OPINION|Millennials are dead; long live 'woke' Gen Z
Hallelujah, the day has finally come! After years of shouldering the blame for a confusing assortment of the world's ills, millennials, that ragtag assortment of tech-addled youngsters, have ceased to be the age group du jour. That burden has now officially been hitched to the backs of Generation Z, the technology-immersed younger siblings of the millennials who came before them.
People who fall into Generation Z are generally kids whose ages range from around 10 to people in their very early 20s. They are the products of the mid '90s and early 2000s who've never known a world without smartphones and easy access to the internet. Apparently that has helped make them woke.
"Generation Z are hyper aware of social injustices. They are the post-9/11, post-Great Recession generation and they don't want to make the same mistakes as their parents. I call them the self-correcting generation," says Dion Chang, trend analyst and founder of Flux Trends, which has been conducting research into Generation Z over the past few years.
These are the kids who have grown up watching their parents bungle climate change, tank a global economy through greed, and squabble over petty issues like another person's gender identity. They have declared: "That's a no from me!"
"Gen Z are kind of the first generation to be completely accepting of gender issues," says Chang, recounting the story of two children of a friend of his, aged nine and 15, casually explaining different sexual identities to one another while unpacking the dishwasher.
Again, their connection to the internet can be credited for this. Many parents fear that too much time spent on screens is making their children asocial because they grew up in a time characterised by face-to-face interaction.
What they seem to forget about that time is how it also encouraged a kind of groupthink. Kids who were or felt different had no choice but to suppress those aspects of themselves the group found "weird".
Internet access has allowed Generation Z to connect with like-minded communities, and has normalised the existence of communities that were perhaps not as prominent on the playground. As the millennial father of a Gen Z (she's 10) this is probably the biggest difference between the two of us.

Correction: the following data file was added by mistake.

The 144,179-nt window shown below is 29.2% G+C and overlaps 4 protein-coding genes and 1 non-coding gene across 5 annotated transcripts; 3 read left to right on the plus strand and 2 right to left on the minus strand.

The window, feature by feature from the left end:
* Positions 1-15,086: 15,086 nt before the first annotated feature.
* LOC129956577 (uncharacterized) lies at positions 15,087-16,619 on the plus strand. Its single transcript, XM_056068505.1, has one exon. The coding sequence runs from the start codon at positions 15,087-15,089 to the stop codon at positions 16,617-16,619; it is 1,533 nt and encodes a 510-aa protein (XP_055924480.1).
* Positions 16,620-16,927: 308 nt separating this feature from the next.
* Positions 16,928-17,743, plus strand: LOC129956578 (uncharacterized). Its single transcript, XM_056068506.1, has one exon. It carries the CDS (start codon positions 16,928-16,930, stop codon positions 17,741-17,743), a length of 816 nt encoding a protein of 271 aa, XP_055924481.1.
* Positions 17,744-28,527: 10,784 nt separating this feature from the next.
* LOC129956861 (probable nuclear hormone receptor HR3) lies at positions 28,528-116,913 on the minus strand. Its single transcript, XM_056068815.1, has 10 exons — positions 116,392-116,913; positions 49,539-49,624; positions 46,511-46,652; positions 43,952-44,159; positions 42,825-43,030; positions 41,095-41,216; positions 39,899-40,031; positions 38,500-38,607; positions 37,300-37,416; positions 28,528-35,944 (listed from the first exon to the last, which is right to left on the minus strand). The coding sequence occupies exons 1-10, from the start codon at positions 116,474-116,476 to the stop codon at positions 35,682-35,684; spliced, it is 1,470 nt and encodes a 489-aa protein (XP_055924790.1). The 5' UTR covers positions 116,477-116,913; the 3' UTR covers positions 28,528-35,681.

At her age, my primary preoccupations may have been running and being the best at kissing catchers, but even then it was well known that boys didn't do certain things, such as play with Barbies.
At the time the idea that people were anything other than heterosexual could not have been more alien to me. For my daughter, however, someone being LGBTQIA+ is as natural as breathing, a realisation that only came to me later in life.
Perhaps that is the main difference between millennials and Gen Zers. The younger population group seem innately immersed in certain causes. They don't use straws because straws murder turtles and they're not as keen on fizzy drinks because sugar is the devil's work.
Obviously these kind of mindsets are based on a number of different factors, including privilege, and thus cannot be said to be applicable to all members of Generation Z.
This kind of natural state of wokeness is also manifesting in the kind of brand affiliations Generation Z makes.
"The era of simply doing business for the bottom line is long gone. Generation Z increasingly affiliates with brands that share their values ... so it is getting increasingly uncomfortable for brands because they have never had to stick their necks out before," says Chang.
Sadly, it's not all champagne and politically correct streamers, especially for Generation Zers from South Africa. According to Chang's research, we are heading towards a "terrifying bottleneck" somewhere in the middle of the century.
To hear him tell it, the day is coming when our very young population, who have been educated in a system unsuited for modern challenges, will reach the age when they have children of their own. Those families and the resultant population boom they cause will run headlong into an economy shedding jobs because of technological advancement.
"Our education system was spawned in the 20th century. We are still teaching children to memorise things rather than gearing our system towards something more knowledge-based," says Chang.
"In 2015 I started to question the value of certain degrees. You have a young generation where that young person may be the first person to get a degree and that degree is supposed to open doors, but these days that is often not the case," says Chang.
The future looks complicated for Generation Z, but to be fair, when has it not looked complex for any generation? Back in the days when MTV played music videos, many an adult ran around frantically trying to understand Generation X. That hysteria would later be transferred to millennials, and now it's someone else's turn.
Regardless of the influences and issues facing any particular generation, the world keeps turning. Generation Z will make their own mistakes and spawn a new crop of kids that parents will freak out about. In the words of the lions of Pride Rock "it's the circle of life".
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